If there is one change you should make in your leadership today, it’s this: Stop seeking consensus. Make a decision and move on. Many of us have a tendency to avoid making a decision by continuing to talk about it. We think we can make more decisions if we just get everyone “on the same page” and have more meetings. I’ve sat in these meetings, and the truth is, they’re not helping you. It’s time to stop. But how? What’s the alternative? Leadership.
Let’s pretend a stranger walked up to you, handed you $1,000, and said, “All you have to do is give me $200 back.”
Would you do it?
On paper, it makes perfect sense. You’d make $800 instant profit. Why wouldn’t you do that?
The fact is, though, most of us would NOT go through with it. We’d look at the cash in our hand and question it. We’d challenge it, because deep down, we’re all innately afraid of money.
Growth is not linear. Profit is not one for one. Life is uncertain.
This is why small companies stagnate.
As small businesses grow, owners continually encounter new challenges. Some are solved by getting the next sale: cash flow, paying the bills, payroll – things that represent survival. Other problems can only solved by taking on more risk: operational capacity, more employees, increasing profit – the things that represent progress.
I read a post recently that said a CEO has only three indelible roles:
Choose the direction of the business,
Get the right people on board, and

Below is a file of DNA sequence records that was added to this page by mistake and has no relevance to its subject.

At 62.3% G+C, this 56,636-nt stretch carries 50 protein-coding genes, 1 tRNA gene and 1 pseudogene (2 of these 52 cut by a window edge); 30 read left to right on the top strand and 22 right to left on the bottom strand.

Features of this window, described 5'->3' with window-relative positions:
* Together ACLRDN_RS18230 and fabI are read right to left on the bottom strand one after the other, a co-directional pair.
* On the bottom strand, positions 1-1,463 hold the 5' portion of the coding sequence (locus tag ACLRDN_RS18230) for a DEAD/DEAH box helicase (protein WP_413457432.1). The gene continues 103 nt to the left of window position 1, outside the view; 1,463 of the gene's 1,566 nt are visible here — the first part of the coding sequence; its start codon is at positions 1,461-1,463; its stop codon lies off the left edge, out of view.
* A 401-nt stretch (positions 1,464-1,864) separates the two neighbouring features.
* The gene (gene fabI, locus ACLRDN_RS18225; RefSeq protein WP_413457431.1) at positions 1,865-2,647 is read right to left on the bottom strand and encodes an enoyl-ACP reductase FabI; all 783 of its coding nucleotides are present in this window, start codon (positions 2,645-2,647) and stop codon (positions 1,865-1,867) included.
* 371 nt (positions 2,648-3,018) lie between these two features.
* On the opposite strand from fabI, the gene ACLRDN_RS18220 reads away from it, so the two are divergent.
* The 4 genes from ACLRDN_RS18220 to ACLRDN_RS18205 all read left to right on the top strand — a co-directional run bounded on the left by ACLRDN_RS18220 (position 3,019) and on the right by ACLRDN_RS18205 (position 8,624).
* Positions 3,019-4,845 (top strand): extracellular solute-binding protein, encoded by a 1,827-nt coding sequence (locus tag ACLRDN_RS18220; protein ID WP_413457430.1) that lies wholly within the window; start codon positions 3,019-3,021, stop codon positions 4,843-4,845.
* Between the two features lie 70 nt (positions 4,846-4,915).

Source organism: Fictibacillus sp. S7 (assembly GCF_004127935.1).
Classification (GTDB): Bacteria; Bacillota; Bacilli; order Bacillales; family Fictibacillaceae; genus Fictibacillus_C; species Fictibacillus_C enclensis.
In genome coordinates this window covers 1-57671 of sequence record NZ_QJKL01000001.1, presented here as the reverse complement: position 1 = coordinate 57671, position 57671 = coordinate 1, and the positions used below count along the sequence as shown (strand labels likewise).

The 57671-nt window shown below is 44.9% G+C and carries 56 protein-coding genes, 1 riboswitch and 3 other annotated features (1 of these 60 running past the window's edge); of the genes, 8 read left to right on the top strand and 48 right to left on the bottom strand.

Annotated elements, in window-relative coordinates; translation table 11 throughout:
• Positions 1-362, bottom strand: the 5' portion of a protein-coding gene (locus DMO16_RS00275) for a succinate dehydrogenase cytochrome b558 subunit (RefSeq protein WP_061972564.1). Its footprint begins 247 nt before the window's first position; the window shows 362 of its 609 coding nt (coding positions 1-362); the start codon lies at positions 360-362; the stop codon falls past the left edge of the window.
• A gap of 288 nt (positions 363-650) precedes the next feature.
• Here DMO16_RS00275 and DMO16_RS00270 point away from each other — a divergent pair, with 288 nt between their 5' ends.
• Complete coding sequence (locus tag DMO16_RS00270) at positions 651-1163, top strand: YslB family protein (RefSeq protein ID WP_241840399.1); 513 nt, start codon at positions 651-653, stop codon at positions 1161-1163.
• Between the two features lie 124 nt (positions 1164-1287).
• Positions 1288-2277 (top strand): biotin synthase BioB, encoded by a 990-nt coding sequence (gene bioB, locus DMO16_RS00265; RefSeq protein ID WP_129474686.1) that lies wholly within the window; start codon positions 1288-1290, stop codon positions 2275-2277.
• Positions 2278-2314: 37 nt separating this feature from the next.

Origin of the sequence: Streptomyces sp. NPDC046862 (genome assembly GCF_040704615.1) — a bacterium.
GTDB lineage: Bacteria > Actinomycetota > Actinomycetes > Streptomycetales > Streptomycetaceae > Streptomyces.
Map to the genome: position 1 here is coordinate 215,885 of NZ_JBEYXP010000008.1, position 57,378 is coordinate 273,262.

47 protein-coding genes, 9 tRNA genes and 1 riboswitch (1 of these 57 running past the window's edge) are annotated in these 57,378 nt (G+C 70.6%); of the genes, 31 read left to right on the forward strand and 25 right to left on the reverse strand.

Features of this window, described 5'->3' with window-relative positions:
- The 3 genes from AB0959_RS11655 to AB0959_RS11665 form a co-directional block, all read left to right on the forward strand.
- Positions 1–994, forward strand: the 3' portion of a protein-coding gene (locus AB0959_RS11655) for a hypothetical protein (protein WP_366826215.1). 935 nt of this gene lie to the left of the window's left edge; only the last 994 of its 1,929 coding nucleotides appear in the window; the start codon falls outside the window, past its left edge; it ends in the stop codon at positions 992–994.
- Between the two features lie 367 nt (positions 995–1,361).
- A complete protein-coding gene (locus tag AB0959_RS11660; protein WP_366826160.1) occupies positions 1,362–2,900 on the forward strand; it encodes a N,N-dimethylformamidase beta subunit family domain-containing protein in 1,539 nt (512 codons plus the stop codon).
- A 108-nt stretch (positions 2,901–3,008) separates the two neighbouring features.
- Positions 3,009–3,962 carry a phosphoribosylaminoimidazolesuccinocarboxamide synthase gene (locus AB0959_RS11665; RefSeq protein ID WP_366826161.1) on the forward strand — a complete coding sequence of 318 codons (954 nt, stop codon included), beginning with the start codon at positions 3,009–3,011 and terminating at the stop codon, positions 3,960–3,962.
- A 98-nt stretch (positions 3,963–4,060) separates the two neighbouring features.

Keep the cash flowing.
I struggle to find anything wrong with this simplification. Let me break it down.
In small business, Merger & Acquisition activity is typically more about emotion than math. Negotiations are messy and valuations are lean. We hear about the success stories, but most of the time the results are disappointing.
If your small business is also your retirement plan, read on.
Leaders tend to find what they are looking for. Good leaders find good things. Bad leaders find bad behavior.
Bad leadership is incredibly easy to implement. Once you start, it has a way of perpetuating itself. Keep looking: you will find more mistakes.
In my consulting practice, I hope to find a few process mistakes that are easy to fix: Do this, not that. There, isn’t that better?
Company makeovers have become a mainstay of my consulting practice, but not all makeovers are created equal. Ignorance may be bliss, but not understanding where your company is in its progress can lead to critical failures.
As a young manager, I made all the best mistakes.
It seemed perfectly natural to blame people who made errors or exercised poor judgment and ‘hold them accountable.’ It rarely worked. The mistakes kept happening.
When you operate a growing business, you quickly learn how important it is to hire really great people. In fact, next to cash flow, that is probably the most important job you have as an owner.
Where do you find awesome employees?
If you are like me, you want to hire the first person that presents themselves reasonably well and get back to work. The real “interview” is on-the-job.